One recent case proceeding through a federal court in New York is particularly demonstrative of the problem. Alfred Caronia, a former salesman for the company now known as Jazz Pharmaceuticals, is alleged to have violated the law when he promoted the narcolepsy drug Xyrem to physicians to treat other forms of drowsiness and chronic fatigue.19 He was convicted by a jury in a lower court on a criminal charge of misbranding.20 Paradoxically, the FDA approved Xyrem for “excessive daytime sleepiness” very shortly after what was at the time an off-label promotion.
The chances of reversing his conviction might be very strong given the relatively recent decisions concerning data mining. This is the process whereby third-party companies contract with pharmacy organizations to search their patients’ computer records for prescriber-identifiable data (i.e., practitioners’ prescribing habits) while supposedly removing patient-identifiable information from the collected data to avoid committing any violations of the Health Insurance Portability and Accountability Act (HIPAA).21 The majority opinion in that case was that “speech used in drug marketing is a form of expression protected by the Free Speech Clause of the First Amendment.”22 According to an article published about Mr. Caronia’s legal troubles, “Big drug makers, emboldened by decisions of the high court, have jumped into the Caronia appeal. In a ‘friends of the court’ (amicus) brief, and in other legal actions around the U.S., the industry is challenging the FDA on the rules more forcefully than before.”23 One of those briefs argued that “off-label use is a necessary and common practice,” and that applying the FDA’s off-label rules to Mr. Caronia’s alleged conduct “appears to be constitutionally indefensible.”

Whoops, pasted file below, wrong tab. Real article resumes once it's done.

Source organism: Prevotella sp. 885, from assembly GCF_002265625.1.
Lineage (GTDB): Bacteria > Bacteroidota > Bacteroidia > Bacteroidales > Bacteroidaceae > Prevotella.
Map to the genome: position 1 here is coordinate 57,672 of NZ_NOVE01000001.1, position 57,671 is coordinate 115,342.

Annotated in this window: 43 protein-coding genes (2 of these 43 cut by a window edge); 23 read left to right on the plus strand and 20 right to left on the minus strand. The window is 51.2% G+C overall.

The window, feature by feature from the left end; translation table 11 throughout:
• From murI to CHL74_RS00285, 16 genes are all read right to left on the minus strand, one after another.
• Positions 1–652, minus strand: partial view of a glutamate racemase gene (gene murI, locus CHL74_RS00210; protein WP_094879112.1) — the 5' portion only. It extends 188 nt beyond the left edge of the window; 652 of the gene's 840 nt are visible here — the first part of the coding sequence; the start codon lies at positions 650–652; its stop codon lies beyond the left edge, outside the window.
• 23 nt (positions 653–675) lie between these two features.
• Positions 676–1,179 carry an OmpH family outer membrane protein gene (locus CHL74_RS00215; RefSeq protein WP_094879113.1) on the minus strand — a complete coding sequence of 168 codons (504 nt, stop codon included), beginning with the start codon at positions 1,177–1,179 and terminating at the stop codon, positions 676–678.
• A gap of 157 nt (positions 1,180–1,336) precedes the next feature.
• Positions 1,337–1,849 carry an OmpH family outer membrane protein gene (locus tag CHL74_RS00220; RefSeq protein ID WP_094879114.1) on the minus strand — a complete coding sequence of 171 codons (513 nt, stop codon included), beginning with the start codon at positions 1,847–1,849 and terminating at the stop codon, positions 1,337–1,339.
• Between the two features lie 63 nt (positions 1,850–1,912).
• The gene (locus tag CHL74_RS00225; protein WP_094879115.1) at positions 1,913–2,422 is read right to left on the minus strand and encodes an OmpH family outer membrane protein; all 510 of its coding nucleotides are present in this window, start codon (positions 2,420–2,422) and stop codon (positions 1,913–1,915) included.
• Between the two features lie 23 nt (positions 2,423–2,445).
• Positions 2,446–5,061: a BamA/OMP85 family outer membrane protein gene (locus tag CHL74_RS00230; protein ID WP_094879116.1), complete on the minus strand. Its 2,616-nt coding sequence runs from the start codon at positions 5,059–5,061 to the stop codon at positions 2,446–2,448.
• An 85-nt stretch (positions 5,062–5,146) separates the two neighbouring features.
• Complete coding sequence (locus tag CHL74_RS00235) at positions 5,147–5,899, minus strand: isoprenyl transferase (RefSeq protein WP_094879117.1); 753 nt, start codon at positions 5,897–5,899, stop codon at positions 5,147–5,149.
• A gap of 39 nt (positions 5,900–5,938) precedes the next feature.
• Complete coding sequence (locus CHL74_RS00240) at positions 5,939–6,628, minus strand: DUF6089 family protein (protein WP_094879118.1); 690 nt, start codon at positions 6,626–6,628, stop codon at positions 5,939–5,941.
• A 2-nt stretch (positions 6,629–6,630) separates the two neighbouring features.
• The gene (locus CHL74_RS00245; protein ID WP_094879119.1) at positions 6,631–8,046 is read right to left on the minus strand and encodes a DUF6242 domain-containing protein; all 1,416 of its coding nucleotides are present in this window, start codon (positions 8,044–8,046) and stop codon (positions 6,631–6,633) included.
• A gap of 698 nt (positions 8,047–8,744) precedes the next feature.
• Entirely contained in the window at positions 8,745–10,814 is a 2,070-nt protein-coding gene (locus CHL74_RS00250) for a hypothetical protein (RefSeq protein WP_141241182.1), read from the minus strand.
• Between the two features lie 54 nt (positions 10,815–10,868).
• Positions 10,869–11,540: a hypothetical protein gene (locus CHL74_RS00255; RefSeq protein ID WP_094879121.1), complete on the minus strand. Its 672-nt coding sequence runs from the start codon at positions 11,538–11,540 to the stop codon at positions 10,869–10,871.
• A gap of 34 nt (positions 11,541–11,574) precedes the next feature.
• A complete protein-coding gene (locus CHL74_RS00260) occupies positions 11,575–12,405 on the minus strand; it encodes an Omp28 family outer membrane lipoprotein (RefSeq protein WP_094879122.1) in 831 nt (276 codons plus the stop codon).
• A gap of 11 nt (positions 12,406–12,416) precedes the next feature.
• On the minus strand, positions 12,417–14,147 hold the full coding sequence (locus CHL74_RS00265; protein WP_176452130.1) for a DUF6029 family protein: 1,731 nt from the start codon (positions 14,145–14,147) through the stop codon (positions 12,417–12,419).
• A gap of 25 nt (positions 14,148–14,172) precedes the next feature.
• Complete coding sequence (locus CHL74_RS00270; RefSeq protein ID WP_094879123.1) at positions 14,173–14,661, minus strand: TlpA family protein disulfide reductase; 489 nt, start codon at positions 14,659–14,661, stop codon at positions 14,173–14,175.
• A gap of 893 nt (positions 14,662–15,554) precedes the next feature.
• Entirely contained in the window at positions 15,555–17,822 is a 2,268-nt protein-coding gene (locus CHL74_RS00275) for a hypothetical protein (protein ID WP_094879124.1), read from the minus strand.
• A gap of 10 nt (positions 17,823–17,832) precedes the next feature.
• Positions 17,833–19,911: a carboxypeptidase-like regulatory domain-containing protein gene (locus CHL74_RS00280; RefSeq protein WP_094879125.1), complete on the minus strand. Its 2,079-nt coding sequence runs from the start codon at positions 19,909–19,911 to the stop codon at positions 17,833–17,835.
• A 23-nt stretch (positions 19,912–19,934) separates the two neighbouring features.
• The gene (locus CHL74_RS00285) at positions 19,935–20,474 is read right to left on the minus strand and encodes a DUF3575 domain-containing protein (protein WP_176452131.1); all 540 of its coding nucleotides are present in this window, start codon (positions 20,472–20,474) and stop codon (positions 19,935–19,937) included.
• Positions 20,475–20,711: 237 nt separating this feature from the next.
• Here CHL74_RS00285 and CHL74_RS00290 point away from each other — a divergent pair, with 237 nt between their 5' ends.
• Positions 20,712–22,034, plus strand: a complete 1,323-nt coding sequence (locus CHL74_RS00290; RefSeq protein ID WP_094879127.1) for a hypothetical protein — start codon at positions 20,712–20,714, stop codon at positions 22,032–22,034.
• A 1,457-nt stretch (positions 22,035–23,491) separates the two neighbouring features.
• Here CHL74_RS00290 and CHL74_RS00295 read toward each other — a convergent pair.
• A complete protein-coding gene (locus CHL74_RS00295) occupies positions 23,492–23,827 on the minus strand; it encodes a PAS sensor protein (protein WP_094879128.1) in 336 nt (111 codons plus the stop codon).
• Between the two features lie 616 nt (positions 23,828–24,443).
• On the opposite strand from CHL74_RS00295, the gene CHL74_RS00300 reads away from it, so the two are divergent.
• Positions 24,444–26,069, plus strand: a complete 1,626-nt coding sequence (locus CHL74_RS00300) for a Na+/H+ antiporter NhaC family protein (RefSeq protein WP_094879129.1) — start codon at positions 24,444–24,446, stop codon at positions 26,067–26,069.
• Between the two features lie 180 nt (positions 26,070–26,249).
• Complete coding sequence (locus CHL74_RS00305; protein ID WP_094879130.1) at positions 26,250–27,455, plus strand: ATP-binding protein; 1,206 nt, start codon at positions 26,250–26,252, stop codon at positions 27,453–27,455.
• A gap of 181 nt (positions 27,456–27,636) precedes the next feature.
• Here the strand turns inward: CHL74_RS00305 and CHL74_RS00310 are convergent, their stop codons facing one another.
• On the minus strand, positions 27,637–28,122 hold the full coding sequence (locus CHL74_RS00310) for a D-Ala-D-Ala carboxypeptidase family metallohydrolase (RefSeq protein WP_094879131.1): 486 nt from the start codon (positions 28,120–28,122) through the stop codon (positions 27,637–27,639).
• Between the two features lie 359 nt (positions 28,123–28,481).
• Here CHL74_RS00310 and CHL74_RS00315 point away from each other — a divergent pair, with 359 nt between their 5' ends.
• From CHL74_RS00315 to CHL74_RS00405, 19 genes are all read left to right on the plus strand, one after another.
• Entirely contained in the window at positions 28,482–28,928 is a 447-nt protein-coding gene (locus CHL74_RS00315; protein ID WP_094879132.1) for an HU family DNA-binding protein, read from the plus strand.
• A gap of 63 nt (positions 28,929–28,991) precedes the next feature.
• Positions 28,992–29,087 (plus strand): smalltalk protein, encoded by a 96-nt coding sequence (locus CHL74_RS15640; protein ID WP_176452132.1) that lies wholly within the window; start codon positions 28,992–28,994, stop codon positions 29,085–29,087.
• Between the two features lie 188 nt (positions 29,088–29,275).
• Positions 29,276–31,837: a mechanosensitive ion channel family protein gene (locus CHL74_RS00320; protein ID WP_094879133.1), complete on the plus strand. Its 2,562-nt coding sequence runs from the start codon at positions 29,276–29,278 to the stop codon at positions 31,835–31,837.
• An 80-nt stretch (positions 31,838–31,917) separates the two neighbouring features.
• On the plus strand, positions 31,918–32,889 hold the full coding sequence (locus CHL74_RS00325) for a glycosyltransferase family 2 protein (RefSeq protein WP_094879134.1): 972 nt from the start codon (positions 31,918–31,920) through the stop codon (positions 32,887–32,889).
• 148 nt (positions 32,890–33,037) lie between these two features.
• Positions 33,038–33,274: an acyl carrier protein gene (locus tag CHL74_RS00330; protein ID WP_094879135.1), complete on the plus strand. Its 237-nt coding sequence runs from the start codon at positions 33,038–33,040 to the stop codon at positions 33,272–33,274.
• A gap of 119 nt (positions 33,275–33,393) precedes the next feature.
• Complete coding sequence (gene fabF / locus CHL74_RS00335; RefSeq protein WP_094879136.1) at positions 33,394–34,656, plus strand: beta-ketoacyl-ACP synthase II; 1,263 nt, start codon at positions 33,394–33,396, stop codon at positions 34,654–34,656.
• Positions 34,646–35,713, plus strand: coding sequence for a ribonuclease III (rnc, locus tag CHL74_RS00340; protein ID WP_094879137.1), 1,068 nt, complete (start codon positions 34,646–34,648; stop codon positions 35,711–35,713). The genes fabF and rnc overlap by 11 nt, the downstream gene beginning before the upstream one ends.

The FDA argues that the ban on promoting off-label uses of a drug is grounded in the principle of patient safety. It claims that unless a drug has been proven to be safe and effective for a particular use, it could be dangerous, even lethal, to administer the drug for an off-label purpose.